Conservative Groups That Successfully Challenged San Francisco’s Noncitizen Voting Law Files Suit Against Oakland

The conservative groups that successfully challenged San Francisco’s law allowing noncitizen parents to vote in local school board elections have sued Oakland to remove a similar proposal from the city’s November ballot.

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The Oakland City Council voted 6-0 on June 21 to place a measure on the ballot that would enable the city to authorize about 13,000 noncitizen parents or guardians of school-age children to vote in elections for the city’s seven school board members. The ballot measure said noncitizens, including legal residents and undocumented immigrants, make up 14% of Oakland’s population and now lack “representation in key decisions that impact their education and their lives.”

But the lawsuit, filed Tuesday in Alameda County Superior Court, said such a law would violate a provision of the California Constitution that declares “A United States citizen 18 years of age and resident in this State may vote.”

Qualifications of voters are “an issue of statewide concern, not subject to local regulation by a charter city,” the suit said. It said the proposal also violates the rights of U.S. citizens in Oakland “by unconstitutionally diluting the impact of their votes.”

The suit was filed by James V. Lacy and two organizations he leads, the United States Justice Foundation and the California Public Policy Foundation, with an Oakland resident as an additional plaintiff.

Lacy and his groups also sued San Francisco over its ordinance, the first of its kind in California. It was approved by the city’s voters in 2016, took effect in 2018 and was extended by the Board of Supervisors in 2021. Turnout has been small, reportedly because of concerns about disclosure of information to immigration officers; election officials said a total of only 92 noncitizens voted in three school board elections between 2018 and 2020, though 328 registered and 235 voted this February, when three board members were recalled. Overall, nearly 180,000 votes were cast in the recall election.

Defending the San Francisco ordinance, the city’s lawyers argued that the state Constitution’s “may vote” language does not prohibit a local government from allowing others to vote. But Superior Court Judge Richard Ulmer said the constitutional provision bars noncitizens from voting.

“Transcendent law of California, the Constitution … reserves the right to vote to a United States citizen, contrary to (the) San Francisco ordinance,” Ulmer said in a June 29 ruling that prohibited San Francisco from enforcing the ordinance or counting noncitizens’ votes in future elections.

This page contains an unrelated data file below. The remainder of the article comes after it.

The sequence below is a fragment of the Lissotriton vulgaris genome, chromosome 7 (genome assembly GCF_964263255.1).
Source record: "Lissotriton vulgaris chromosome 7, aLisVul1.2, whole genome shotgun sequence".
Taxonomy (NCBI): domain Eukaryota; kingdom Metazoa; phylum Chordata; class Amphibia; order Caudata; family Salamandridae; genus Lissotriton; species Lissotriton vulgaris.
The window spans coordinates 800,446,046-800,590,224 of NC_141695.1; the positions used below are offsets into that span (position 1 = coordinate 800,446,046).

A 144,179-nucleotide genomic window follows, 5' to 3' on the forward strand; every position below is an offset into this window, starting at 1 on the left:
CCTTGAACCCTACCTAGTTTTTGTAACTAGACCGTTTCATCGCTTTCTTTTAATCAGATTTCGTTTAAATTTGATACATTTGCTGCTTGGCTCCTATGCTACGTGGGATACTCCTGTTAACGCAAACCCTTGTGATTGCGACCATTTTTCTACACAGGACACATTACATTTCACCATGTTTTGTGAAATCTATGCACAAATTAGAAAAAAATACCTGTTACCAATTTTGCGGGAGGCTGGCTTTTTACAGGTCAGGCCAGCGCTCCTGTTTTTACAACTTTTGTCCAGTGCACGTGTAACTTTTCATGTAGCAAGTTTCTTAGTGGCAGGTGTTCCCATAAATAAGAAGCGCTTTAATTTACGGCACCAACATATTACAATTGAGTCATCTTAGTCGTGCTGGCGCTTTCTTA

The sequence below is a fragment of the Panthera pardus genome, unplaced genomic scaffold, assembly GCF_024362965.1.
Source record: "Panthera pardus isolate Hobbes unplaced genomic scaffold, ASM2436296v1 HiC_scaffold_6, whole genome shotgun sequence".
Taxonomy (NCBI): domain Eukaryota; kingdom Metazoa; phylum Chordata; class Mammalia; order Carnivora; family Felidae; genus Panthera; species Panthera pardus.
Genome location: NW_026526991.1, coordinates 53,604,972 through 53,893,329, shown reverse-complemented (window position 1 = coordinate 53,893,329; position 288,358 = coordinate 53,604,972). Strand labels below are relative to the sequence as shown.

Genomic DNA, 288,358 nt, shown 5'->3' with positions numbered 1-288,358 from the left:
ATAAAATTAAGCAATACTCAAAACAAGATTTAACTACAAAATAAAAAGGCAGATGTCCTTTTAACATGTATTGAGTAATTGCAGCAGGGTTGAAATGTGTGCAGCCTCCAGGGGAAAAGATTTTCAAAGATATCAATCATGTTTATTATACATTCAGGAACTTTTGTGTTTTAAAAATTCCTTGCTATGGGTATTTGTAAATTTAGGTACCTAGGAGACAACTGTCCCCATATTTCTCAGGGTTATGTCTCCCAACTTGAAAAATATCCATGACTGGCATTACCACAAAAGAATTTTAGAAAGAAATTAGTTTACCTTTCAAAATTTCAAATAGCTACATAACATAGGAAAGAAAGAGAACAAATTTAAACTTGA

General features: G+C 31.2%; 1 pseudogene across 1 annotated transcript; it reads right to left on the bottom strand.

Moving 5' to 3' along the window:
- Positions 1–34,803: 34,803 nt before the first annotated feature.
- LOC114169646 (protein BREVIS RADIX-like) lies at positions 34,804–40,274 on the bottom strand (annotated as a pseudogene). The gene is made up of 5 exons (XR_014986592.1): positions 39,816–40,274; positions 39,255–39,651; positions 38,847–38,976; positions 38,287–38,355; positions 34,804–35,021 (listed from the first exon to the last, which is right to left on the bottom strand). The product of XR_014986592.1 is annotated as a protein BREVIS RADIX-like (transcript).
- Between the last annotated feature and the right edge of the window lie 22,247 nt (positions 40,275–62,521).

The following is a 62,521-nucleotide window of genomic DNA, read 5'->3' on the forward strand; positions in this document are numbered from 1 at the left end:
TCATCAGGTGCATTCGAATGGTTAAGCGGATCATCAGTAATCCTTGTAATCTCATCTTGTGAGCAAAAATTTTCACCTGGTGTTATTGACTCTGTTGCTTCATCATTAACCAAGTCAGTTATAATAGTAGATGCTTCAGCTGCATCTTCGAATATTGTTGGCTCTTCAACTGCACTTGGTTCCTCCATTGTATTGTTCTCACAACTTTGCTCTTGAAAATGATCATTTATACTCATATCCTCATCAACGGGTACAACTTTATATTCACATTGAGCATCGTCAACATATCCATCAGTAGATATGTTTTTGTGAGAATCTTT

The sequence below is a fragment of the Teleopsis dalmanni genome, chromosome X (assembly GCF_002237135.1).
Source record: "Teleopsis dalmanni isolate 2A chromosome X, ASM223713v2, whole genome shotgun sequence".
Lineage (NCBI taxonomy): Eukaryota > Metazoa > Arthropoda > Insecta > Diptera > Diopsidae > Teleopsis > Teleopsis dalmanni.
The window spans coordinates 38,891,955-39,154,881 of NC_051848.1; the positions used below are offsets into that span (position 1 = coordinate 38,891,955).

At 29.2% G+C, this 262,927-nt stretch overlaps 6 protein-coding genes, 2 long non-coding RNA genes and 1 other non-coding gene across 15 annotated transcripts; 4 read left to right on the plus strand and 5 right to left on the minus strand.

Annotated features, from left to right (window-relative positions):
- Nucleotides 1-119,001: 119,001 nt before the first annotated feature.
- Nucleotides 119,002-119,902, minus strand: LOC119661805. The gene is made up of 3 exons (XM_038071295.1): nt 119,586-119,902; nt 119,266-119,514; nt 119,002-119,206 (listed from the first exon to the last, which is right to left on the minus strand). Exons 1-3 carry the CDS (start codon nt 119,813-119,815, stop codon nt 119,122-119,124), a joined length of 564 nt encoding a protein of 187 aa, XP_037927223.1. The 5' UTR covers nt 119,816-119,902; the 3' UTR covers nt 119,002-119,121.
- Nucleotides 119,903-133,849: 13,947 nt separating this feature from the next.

He also cited a state law passed by the Legislature that specified “a person entitled to register to vote shall be a United States citizen.” Such laws “address matters of statewide concern: education and voter qualifications,” and cannot be overridden by a local government, Ulmer said.

The judge has refused to put his ruling on hold while the city prepares to appeal it. City Attorney David Chiu’s office told The Chronicle it will ask a state appeals court to reinstate the ordinance.

Ulmer’s ruling prompted City Council members in Santa Ana to delay plans for a ballot measure that would allow noncitizens to vote in all local elections. The measure had been proposed for the November ballot, but according to news reports, city officials needed time to review the legal issues and try to draft a revised proposal for the 2024 ballot.

“We sense the momentum now in California is against allowing for noncitizen voting,” Lacy said in a statement announcing the Oakland suit.

And on June 27, a judge blocked a law that would allow more than 800,000 noncitizen legal residents of New York City to vote in municipal elections, saying it violates a provision of the state Constitution entitling “every citizen” to vote.

City Council member Dan Kalb, a co-author of the ballot measure, said Wednesday the suit was premature because the measure would merely authorize the council to draft an ordinance enabling noncitizens to vote, If it passes, he said, the council will wait until higher state courts rule on the constitutionality of the San Francisco ordinance before acting.

Click here to read the full article in the SF Chronicle

Comments

  1. Amazing.

    This is one of the most flagrantly UN-AMERICAN and UNCONSTITUTIONAL crap I have heard of in a long time.

    The ‘leadership’ and socialist policies of many of these CA cities is appalling.

    Their charters should be revoked.

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